At the initial visit, we agreed to pursue a repeated ESI with the hope of reducing acute pain. The procedure was performed using a left L5 transforaminal approach. The patient reported an excellent reduction in pain but had residual paresthesia and weakness. Treatment options were revisited, including watchful waiting, medications, ongoing physical therapy, repeated ESIs, regenerative medicine, and surgery. He had previously met with a surgeon who recommended a microdiskectomy, but he did not want to undergo a surgical procedure. Because of his history of extensive steroid use from cancer treatment, he wanted to avoid further ESIs. He understood that the increased steroid burden may have precipitated the exacerbation in symptoms and decreased the chances of spontaneous disk resorption because of impaired immune function. The patient opted to pursue lumbar PRP with epidural PL. This procedure was pursued with the goal of initiating resorption of the disk material. He understood that this was a novel and unproven therapy that was not recognized as falling within the standard of care for his condition. The patient signed an informed consent that reflected this fact, along with the risks, benefits, and alternatives. 
The first PRP/PL procedure was performed approximately 1 month after the initial visit using the protocol described previously. Platelet lysate was injected into the epidural space using a left L4-5 paramedian intralaminar approach under fluoroscopic guidance. 
The patient was next evaluated 2 months after the procedure, and he reported having a day or 2 of postprocedure stiffness and soreness. After that period, he noted progressive improvements in left leg pain and paresthesias. He continued to have intermittent paresthesia and lateral calf pain with certain lumbar movements, including flexion. We agreed to repeat the PRP/PL to facilitate ongoing improvements. (This procedure was repeated using the same paradigm.) 
Three months after the second treatment, the patient described resolution of pain, numbness, tingling, and weakness along with improved function. He had no reported adverse effects. Repeated lumbar MRI showed almost complete resorption of disk material, with no evidence of ongoing neural impingement (Figure 2C and D). Follow-up was left to an as-needed basis. 
Discussion
The cytokines contained in the α granules of platelets have the potential to initiate or accentuate several physiologic responses that may otherwise be suboptimal for clinical improvements. One such process includes resorption of herniated lumbar disk material. Through observation of clinical improvement and objective measures (including imaging), I have found that epidural injection of concentrated platelet growth factors has the potential to facilitate disk resorption to help improve pain and function by decreasing the mechanical compression of the spinal nerves. Although resolution of disk material can occur spontaneously, this process can take several months. Spontaneous resorption of herniated disks that have been present for several years would not be expected, as described in the second case. Oftentimes, severe pain or neurologic compromise warrants a more aggressive approach than watchful waiting.17 Platelet-rich plasma/PL seems to be a safe alternative to opioids, ESIs, and surgery. Patients treated with the protocol described herein have injections at approximately 1-month intervals. End-of-care is determined by clinical response, including patient satisfaction with improvement in pain and function. If clinically indicated, repeated MRI is performed approximately 1 month after the last treatment. Patients are monitored throughout their treatment course for adverse effects, clinical response, and changes in MRI findings. To date, more than 350 cases have been performed in my clinic with lumbar PRP and epidural PL injections. Mild-to-moderate soreness at the PRP injection sites has been reported, but when epidural PL is injected without PRP, there is generally little postprocedure soreness noted.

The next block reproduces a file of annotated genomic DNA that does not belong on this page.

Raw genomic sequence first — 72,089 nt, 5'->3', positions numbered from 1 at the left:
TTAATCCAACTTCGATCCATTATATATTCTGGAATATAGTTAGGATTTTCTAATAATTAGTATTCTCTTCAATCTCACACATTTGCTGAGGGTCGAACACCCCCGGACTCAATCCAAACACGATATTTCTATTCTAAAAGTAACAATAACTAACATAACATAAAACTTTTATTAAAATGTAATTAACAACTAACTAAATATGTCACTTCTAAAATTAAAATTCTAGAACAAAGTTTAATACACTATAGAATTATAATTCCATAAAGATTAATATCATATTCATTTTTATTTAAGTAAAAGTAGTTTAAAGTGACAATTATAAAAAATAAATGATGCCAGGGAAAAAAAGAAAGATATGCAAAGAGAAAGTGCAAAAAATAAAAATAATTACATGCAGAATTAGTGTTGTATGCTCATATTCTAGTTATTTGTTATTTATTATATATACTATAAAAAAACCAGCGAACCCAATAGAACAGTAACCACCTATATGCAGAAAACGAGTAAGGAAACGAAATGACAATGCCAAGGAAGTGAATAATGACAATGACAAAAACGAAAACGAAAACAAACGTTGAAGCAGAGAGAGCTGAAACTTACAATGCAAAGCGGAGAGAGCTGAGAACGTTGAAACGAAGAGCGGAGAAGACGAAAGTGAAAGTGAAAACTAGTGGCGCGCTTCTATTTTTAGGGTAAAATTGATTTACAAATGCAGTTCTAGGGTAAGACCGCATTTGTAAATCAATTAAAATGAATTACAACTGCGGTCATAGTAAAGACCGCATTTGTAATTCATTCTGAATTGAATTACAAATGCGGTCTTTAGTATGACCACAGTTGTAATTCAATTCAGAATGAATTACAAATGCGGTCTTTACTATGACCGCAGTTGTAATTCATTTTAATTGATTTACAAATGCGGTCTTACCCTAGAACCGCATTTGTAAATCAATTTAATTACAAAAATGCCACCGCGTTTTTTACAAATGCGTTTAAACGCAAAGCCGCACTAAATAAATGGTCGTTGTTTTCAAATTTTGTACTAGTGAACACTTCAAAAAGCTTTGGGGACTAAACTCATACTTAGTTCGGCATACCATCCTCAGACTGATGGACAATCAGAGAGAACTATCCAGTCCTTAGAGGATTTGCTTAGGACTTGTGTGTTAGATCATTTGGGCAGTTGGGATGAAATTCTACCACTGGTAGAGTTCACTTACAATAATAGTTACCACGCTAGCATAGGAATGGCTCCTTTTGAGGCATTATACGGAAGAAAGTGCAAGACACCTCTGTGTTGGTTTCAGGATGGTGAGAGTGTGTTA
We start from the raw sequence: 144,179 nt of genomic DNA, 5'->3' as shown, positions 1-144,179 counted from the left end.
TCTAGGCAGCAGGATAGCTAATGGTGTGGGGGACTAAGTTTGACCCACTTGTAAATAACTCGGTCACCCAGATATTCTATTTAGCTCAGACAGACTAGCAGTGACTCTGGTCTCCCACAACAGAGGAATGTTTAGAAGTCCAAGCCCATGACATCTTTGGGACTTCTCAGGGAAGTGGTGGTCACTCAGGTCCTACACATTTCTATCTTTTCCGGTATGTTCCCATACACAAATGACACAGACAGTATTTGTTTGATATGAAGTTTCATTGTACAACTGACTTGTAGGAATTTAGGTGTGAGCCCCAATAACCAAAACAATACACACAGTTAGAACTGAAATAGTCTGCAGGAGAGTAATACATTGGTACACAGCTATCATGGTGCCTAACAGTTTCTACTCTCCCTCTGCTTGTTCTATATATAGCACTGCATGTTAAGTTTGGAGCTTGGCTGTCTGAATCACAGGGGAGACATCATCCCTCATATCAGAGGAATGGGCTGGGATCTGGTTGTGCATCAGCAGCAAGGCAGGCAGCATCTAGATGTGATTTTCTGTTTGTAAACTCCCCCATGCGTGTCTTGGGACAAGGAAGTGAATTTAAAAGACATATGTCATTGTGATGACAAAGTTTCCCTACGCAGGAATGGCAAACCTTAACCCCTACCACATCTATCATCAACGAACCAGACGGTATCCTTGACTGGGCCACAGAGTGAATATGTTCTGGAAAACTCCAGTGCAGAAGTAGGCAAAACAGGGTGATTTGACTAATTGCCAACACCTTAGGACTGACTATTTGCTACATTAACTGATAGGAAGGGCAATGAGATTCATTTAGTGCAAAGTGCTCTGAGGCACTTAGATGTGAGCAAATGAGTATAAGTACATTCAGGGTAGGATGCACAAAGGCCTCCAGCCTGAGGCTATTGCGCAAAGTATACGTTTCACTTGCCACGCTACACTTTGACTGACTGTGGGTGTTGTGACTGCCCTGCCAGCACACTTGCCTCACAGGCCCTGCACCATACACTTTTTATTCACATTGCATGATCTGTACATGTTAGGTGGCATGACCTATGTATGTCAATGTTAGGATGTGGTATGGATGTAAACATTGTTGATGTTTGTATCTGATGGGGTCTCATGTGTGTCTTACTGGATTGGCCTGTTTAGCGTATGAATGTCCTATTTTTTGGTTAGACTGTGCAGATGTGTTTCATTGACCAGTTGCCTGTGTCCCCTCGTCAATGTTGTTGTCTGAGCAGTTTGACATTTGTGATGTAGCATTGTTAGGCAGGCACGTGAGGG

Conclusion
Osteopathic medicine is founded on the principal that the body has an inherent ability to heal itself. Epidural installation of concentrated PL seems to be a safe, efficient, and relatively easy treatment for patients with herniated lumbar disks that embodies the concept of facilitating enhanced natural physiologic function. As with all regenerative medicine procedures, application of PL to the epidural space is considered an investigational procedure. Future directions include safety studies, as well as research evaluating which growth factors and concentrations are optimally suited for facilitation of disk resorption. Double-blinded randomized controlled trials would be useful to prove a treatment effect beyond spontaneous resorption. 
Acknowledgment
I thank David Harris, MD, for his integral role in streamlining the laboratory processing. 
References
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Figure 1.